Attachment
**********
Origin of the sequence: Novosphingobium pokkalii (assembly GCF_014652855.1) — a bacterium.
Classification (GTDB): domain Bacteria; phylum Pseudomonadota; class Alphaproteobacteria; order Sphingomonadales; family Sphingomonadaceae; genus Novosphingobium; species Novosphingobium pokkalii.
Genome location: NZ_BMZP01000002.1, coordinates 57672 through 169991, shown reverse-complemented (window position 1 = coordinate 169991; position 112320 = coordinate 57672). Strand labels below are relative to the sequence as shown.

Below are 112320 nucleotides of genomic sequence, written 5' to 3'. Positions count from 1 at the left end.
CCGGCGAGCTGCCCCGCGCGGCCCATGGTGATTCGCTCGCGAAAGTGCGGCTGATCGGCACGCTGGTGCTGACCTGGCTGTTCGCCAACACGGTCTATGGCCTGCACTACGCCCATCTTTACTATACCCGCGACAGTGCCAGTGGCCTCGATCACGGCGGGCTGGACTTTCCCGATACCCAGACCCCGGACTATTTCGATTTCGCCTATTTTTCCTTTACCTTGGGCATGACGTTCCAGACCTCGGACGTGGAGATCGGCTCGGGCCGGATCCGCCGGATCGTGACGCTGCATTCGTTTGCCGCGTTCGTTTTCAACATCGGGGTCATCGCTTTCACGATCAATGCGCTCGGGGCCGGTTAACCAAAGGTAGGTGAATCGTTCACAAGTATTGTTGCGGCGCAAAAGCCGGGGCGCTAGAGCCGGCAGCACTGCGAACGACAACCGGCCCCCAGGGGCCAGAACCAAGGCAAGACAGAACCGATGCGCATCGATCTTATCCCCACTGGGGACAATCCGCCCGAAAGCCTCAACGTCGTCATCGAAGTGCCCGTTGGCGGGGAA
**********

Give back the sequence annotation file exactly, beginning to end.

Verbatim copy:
Origin of the sequence: Novosphingobium pokkalii (assembly GCF_014652855.1) — a bacterium.
Classification (GTDB): domain Bacteria; phylum Pseudomonadota; class Alphaproteobacteria; order Sphingomonadales; family Sphingomonadaceae; genus Novosphingobium; species Novosphingobium pokkalii.
Genome location: NZ_BMZP01000002.1, coordinates 57672 through 169991, shown reverse-complemented (window position 1 = coordinate 169991; position 112320 = coordinate 57672). Strand labels below are relative to the sequence as shown.

Below are 112320 nucleotides of genomic sequence, written 5' to 3'. Positions count from 1 at the left end.
CCGGCGAGCTGCCCCGCGCGGCCCATGGTGATTCGCTCGCGAAAGTGCGGCTGATCGGCACGCTGGTGCTGACCTGGCTGTTCGCCAACACGGTCTATGGCCTGCACTACGCCCATCTTTACTATACCCGCGACAGTGCCAGTGGCCTCGATCACGGCGGGCTGGACTTTCCCGATACCCAGACCCCGGACTATTTCGATTTCGCCTATTTTTCCTTTACCTTGGGCATGACGTTCCAGACCTCGGACGTGGAGATCGGCTCGGGCCGGATCCGCCGGATCGTGACGCTGCATTCGTTTGCCGCGTTCGTTTTCAACATCGGGGTCATCGCTTTCACGATCAATGCGCTCGGGGCCGGTTAACCAAAGGTAGGTGAATCGTTCACAAGTATTGTTGCGGCGCAAAAGCCGGGGCGCTAGAGCCGGCAGCACTGCGAACGACAACCGGCCCCCAGGGGCCAGAACCAAGGCAAGACAGAACCGATGCGCATCGATCTTATCCCCACTGGGGACAATCCGCCCGAAAGCCTCAACGTCGTCATCGAAGTGCCCGTTGGCGGGGAA